My brain won't let go of a job I wasn't offered

June 7, 2021

In the summer of 2017, I applied for a communications job with a Silicon Valley startup. After two phone interviews, they invited me to an in-person interview at a co-working space with no signage on the outside.

The two gentlemen conducting my interview met me outside on the sidewalk and guided me to their home office, which occupied one of the co-working space’s sub-warrens. As we headed through the company’s rooms, we passed several young men in shorts and t-shirts working on laptops. One of them had four or five cases of Soylent stacked under his table.

In a shared conference room, we talked for about an hour about my background, the company, and the position. I was excited about the job because even though they were looking for someone with more of a technical background than I had, I felt I was capable of handling everything in the job description. Moreover, I loved the company’s business. Even though they only had about 20 employees, they were a B2B SaaS with an easily-explicable product, and even without their prompting I could see the business proposition for their product and how it applied across a range of industries.

I thought I interviewed well, but I didn’t get the job because, as I mentioned, they wanted someone with more of a technical background to communicate with developers.

I was disappointed, and a couple months later landed a great job, so things worked out well enough for me. That said, since the start of 2018, that company’s had a run of dramatic good fortune, and I haven’t been able to go more than a couple months without hearing about how they’ve raised a new major round of funding at a billion-dollar valuation, they’re expanding yet again, their eventual IPO is going to create a bunch of millionaires, or how they’re generally killing it.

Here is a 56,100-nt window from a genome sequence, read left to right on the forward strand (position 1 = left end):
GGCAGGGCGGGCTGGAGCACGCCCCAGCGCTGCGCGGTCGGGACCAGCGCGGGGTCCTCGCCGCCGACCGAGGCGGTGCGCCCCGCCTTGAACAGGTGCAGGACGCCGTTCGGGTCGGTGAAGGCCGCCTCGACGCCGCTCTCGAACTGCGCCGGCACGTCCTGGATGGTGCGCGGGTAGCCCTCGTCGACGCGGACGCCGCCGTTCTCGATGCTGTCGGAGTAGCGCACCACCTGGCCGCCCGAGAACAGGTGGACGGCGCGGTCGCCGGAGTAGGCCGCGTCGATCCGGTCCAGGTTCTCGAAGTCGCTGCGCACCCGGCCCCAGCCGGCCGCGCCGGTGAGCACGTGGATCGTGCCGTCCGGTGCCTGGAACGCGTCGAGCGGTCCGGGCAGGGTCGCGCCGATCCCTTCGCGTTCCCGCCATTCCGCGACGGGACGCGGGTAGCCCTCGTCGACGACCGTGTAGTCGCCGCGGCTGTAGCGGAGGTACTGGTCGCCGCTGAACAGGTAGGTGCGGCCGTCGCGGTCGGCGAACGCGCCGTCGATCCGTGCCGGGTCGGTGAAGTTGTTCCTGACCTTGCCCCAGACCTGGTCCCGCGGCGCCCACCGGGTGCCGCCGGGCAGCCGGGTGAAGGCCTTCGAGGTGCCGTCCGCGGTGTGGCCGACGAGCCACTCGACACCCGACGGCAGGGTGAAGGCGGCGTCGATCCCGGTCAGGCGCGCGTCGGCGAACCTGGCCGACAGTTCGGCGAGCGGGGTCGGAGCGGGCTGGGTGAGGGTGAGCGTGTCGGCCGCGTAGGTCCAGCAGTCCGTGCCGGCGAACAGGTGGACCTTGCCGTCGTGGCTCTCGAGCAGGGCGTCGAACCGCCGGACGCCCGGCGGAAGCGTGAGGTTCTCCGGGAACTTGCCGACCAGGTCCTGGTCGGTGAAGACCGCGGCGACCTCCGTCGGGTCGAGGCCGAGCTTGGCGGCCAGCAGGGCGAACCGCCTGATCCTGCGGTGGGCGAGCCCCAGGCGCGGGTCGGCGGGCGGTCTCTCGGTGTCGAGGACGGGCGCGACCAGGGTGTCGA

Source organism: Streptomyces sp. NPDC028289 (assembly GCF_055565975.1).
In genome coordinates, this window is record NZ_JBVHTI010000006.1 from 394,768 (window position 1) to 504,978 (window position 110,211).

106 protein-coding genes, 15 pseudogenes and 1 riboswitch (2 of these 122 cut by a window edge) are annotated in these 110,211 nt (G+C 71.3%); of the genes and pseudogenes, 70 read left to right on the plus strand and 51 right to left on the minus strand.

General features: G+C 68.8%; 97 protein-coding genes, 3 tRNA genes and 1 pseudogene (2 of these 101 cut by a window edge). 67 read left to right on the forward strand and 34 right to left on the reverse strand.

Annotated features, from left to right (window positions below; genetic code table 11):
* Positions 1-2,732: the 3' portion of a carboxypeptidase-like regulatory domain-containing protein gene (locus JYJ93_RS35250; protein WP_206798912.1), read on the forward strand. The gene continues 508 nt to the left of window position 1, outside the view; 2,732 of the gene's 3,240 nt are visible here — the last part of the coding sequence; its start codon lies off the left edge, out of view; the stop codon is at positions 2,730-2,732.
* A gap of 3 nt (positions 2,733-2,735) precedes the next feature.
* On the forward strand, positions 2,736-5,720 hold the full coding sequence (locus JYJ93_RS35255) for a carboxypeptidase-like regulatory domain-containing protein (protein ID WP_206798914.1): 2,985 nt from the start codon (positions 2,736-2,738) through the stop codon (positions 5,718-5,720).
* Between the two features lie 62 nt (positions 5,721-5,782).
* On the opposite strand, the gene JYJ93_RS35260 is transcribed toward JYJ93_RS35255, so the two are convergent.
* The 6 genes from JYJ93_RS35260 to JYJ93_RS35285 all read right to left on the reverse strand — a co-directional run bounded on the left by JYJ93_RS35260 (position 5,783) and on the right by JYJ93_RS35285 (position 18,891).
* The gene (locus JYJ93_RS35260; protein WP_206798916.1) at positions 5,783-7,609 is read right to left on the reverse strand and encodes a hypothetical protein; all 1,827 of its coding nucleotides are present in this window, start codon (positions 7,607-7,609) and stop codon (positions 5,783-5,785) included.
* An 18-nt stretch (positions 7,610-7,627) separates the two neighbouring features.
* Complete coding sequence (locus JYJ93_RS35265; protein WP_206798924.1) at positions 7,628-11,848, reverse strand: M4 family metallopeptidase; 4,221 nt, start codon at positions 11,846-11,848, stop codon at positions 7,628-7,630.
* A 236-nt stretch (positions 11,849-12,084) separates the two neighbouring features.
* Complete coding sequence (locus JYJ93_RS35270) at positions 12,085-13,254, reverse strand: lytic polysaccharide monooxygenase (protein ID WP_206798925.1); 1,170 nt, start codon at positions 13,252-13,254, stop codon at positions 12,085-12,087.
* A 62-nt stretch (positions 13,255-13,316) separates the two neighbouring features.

This isn’t a complaint. Again, things worked out exceptionally well for me, even considering that I got laid off at the end of 2020, because I’ve since landed another job that, so far, I like very much. But then again, I can’t help wondering what might have been. It’s wildly irrational! I never had that job, so I didn’t lose anything. I’ve never approached my professional life as a way to get rich. So why must I get annoyed and experience mild despair over this freaking company?

Almost certainly, it’s a kind of loss aversion mixed with confirmation bias. That is, I suspect I’m noticing more stories about them because of my brush with them, given the company isn’t particularly popular or well known among the general population. Even though I didn’t get so much as a job offer — and therefore was rejected by the company, instead of choosing to reject them, myself — I still feel a sting for the lost opportunity to get rich working for a company that, as best I can tell, has moved out of the co-working space and into a building that looks like a converted dentist’s office. I also can’t determine if they offer health insurance, let alone sponsor a 401(k).

My main takeaway is that despite years of reminding myself my job is neither my identity nor my worth, and that wealth matters insofar as I can use it to attain comfort but wealth itself won’t make me happy or fulfilled, I’m still prone to the base instincts and urges those mantras are meant to ward off. Fixating on a payout that may never come to workers means skipping over the actual time spent working, and, for that matter, the actual work one does.

I’ve yet to find a perfect job where I’m challenged just the right amount, achieve perfect work-life balance, get paid satisfactorily, and make the kind of positive impact on the world I can be proud of sharing. Something tells me I wouldn’t have found any of that working for this particular startup, and I wish my brain would move on, already.

(Photo: "Soylent Drink" by Mike Mozart. Used under CC BY 2.0 license.)